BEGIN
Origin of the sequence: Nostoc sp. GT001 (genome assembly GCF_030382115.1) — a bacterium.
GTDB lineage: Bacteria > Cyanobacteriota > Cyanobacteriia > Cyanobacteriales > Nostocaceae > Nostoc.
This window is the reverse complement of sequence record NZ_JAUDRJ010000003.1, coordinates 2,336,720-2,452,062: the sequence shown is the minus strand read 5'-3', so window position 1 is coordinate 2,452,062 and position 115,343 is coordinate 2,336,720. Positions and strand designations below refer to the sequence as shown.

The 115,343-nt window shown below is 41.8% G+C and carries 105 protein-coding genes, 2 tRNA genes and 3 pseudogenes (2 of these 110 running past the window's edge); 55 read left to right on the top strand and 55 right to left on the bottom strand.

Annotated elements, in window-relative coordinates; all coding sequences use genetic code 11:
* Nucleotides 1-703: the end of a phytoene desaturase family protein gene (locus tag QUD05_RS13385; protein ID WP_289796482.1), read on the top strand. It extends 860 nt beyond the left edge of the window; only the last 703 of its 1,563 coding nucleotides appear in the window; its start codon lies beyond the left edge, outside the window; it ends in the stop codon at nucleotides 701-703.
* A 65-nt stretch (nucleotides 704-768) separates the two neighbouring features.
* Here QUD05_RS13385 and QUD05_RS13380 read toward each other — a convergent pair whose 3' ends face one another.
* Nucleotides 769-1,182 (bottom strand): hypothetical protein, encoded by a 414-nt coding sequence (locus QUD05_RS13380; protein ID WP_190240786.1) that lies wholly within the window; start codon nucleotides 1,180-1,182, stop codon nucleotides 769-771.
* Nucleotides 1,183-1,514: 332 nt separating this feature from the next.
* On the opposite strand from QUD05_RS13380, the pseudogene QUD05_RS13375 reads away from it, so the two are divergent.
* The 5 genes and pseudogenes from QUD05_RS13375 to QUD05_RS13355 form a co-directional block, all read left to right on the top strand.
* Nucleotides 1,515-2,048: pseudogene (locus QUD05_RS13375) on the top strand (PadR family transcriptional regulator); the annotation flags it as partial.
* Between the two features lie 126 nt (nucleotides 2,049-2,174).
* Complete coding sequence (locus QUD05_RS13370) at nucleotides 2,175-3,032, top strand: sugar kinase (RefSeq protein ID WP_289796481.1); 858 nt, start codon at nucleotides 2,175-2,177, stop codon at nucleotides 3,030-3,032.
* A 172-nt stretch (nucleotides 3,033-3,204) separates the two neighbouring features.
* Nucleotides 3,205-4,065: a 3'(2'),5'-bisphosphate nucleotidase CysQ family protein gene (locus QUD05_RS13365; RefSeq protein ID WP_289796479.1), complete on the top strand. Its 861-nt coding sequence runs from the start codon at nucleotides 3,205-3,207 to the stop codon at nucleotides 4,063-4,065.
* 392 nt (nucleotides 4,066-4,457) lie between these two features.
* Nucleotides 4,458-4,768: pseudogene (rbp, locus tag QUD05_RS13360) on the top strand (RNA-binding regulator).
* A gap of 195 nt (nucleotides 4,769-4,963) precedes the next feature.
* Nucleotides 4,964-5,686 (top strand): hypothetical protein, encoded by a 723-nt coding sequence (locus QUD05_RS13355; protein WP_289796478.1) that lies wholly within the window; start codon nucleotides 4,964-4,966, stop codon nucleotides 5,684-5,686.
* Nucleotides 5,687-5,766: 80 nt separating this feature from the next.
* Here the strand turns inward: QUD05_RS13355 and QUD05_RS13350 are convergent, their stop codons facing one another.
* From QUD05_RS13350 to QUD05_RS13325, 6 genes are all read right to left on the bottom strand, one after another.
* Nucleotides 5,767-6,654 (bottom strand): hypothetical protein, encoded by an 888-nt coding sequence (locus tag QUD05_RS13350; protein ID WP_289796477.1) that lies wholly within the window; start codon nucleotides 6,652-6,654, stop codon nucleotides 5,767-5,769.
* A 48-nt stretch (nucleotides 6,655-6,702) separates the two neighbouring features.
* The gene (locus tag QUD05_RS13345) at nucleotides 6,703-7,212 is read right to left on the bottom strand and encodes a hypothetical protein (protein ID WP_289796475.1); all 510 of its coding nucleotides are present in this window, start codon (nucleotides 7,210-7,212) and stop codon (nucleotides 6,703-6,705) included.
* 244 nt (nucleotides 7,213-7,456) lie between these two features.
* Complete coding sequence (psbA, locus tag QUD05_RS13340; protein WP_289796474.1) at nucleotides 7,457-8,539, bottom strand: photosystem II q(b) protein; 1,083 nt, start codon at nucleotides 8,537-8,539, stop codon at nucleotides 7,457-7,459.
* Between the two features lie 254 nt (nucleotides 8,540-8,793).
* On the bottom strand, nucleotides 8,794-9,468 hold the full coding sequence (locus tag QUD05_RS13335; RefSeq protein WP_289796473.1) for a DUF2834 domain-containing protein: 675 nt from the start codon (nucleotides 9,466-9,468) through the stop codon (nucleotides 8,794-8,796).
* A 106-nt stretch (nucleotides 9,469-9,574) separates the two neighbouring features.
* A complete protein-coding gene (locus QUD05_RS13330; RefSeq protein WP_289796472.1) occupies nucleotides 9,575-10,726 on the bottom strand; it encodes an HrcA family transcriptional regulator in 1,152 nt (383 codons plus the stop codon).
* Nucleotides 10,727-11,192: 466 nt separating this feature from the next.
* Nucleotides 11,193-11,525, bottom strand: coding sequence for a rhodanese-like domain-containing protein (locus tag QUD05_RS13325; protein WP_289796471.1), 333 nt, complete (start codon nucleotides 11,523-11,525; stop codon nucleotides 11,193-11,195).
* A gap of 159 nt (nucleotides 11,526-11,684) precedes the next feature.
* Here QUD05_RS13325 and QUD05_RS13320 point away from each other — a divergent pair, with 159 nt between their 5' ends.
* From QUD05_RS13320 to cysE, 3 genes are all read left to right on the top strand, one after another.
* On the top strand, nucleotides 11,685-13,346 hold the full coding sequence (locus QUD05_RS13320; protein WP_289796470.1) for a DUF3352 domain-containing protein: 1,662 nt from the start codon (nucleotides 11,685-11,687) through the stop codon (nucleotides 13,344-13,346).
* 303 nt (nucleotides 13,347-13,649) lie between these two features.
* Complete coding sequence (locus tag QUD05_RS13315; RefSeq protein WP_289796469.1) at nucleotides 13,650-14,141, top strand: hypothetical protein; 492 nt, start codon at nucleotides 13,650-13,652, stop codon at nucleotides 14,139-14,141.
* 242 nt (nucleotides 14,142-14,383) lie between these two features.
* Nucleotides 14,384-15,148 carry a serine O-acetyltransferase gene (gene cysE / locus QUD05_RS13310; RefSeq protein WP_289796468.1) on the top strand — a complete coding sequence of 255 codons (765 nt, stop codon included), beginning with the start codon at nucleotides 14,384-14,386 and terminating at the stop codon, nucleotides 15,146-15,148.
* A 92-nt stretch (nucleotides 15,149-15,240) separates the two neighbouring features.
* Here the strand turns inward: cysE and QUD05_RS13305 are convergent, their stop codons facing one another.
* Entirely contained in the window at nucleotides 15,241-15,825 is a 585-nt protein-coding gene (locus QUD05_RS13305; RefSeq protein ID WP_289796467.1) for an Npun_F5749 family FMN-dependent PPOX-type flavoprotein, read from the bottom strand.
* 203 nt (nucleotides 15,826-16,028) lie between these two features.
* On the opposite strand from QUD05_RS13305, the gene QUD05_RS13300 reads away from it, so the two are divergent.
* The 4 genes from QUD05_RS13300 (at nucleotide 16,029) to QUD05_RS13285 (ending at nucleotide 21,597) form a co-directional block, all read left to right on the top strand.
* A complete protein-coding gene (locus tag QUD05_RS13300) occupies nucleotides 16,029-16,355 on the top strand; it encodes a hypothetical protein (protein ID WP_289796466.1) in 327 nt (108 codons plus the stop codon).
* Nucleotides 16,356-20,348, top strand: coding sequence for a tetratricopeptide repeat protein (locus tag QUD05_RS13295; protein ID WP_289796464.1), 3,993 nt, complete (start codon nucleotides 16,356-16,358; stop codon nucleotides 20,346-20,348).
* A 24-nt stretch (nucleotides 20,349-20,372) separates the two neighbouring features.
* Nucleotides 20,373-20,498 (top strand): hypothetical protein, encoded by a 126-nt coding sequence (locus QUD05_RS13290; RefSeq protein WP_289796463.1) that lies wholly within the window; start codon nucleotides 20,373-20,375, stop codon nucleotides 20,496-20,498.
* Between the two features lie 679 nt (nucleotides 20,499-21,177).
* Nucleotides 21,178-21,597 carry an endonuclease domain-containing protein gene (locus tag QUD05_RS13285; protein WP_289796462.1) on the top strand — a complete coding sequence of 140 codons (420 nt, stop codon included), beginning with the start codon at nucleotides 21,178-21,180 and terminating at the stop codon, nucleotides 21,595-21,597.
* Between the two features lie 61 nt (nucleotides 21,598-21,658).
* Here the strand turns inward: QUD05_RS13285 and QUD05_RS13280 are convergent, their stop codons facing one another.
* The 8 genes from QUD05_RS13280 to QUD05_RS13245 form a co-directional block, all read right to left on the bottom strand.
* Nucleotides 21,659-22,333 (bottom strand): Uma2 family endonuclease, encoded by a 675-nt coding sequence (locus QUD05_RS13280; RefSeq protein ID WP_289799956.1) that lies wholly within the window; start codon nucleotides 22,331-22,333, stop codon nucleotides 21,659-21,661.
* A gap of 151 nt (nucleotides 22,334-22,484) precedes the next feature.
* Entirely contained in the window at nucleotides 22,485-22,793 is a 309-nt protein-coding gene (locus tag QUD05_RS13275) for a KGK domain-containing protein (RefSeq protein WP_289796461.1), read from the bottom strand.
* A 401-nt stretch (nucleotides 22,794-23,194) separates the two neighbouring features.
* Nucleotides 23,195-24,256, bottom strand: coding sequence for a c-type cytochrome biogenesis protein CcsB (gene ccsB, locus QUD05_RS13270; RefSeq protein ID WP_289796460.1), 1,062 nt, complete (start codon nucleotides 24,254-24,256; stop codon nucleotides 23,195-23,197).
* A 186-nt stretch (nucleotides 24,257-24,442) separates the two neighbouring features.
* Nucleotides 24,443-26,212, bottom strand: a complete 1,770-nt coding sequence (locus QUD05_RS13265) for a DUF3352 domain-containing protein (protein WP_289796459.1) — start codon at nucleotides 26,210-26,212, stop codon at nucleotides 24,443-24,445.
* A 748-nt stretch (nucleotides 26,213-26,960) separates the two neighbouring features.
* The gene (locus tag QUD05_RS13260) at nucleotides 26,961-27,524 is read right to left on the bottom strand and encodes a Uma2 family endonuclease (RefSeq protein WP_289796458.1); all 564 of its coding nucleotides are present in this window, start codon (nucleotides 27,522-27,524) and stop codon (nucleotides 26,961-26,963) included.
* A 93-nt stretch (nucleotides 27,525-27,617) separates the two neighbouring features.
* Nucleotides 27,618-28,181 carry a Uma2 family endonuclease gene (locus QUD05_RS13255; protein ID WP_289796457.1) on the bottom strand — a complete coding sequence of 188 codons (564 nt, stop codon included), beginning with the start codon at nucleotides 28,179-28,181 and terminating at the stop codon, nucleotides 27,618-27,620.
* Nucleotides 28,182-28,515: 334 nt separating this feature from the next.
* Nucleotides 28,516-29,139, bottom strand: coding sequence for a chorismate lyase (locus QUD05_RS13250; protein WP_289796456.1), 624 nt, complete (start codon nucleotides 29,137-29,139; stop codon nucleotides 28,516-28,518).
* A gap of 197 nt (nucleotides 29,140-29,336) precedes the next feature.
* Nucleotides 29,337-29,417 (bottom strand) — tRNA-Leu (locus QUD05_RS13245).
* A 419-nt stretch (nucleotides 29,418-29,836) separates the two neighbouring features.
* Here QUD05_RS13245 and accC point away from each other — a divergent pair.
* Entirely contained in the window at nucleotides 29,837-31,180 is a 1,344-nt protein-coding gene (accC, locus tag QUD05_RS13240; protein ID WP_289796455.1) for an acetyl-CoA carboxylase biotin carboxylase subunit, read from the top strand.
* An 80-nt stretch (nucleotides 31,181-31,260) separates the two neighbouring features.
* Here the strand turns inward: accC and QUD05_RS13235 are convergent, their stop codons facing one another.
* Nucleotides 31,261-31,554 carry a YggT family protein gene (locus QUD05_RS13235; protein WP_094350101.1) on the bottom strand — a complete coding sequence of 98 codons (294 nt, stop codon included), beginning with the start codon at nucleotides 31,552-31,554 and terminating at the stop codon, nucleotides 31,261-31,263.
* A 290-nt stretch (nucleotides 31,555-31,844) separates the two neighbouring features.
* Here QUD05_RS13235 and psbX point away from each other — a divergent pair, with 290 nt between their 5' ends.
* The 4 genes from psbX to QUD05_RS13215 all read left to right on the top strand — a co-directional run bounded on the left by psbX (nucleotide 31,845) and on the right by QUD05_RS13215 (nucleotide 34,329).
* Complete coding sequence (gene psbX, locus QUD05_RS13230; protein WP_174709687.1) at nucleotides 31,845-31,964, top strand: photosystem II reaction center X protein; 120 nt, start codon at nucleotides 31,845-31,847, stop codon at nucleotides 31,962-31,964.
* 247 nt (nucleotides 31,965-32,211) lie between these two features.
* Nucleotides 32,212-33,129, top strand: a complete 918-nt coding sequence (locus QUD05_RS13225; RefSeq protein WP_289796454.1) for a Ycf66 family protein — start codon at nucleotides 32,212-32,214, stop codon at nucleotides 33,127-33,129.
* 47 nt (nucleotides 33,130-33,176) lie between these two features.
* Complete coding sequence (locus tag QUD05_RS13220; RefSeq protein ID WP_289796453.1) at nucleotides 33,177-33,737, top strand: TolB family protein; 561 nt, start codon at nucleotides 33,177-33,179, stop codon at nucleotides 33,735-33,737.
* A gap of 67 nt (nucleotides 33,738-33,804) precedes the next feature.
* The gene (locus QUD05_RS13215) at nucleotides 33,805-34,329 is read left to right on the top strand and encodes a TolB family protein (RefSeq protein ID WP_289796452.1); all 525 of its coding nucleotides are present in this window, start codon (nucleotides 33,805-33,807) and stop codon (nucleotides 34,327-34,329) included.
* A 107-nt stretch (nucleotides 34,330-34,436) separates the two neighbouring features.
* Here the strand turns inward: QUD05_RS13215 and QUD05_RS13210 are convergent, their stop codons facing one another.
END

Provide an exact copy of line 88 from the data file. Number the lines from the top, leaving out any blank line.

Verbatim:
* A gap of 67 nt (nucleotides 33,738-33,804) precedes the next feature.